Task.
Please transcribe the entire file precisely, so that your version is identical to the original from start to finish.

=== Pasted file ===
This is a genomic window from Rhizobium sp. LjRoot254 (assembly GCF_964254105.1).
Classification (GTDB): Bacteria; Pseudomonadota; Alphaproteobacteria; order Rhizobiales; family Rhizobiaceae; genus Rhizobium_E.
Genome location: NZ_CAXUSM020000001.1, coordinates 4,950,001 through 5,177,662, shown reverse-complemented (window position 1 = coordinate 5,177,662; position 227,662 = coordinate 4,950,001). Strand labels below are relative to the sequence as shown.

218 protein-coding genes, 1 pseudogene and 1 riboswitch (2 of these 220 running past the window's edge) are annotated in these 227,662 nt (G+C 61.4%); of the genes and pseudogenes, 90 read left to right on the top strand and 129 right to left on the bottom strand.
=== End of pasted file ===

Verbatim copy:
This is a genomic window from Rhizobium sp. LjRoot254 (assembly GCF_964254105.1).
Classification (GTDB): Bacteria; Pseudomonadota; Alphaproteobacteria; order Rhizobiales; family Rhizobiaceae; genus Rhizobium_E.
Genome location: NZ_CAXUSM020000001.1, coordinates 4,950,001 through 5,177,662, shown reverse-complemented (window position 1 = coordinate 5,177,662; position 227,662 = coordinate 4,950,001). Strand labels below are relative to the sequence as shown.

218 protein-coding genes, 1 pseudogene and 1 riboswitch (2 of these 220 running past the window's edge) are annotated in these 227,662 nt (G+C 61.4%); of the genes and pseudogenes, 90 read left to right on the top strand and 129 right to left on the bottom strand.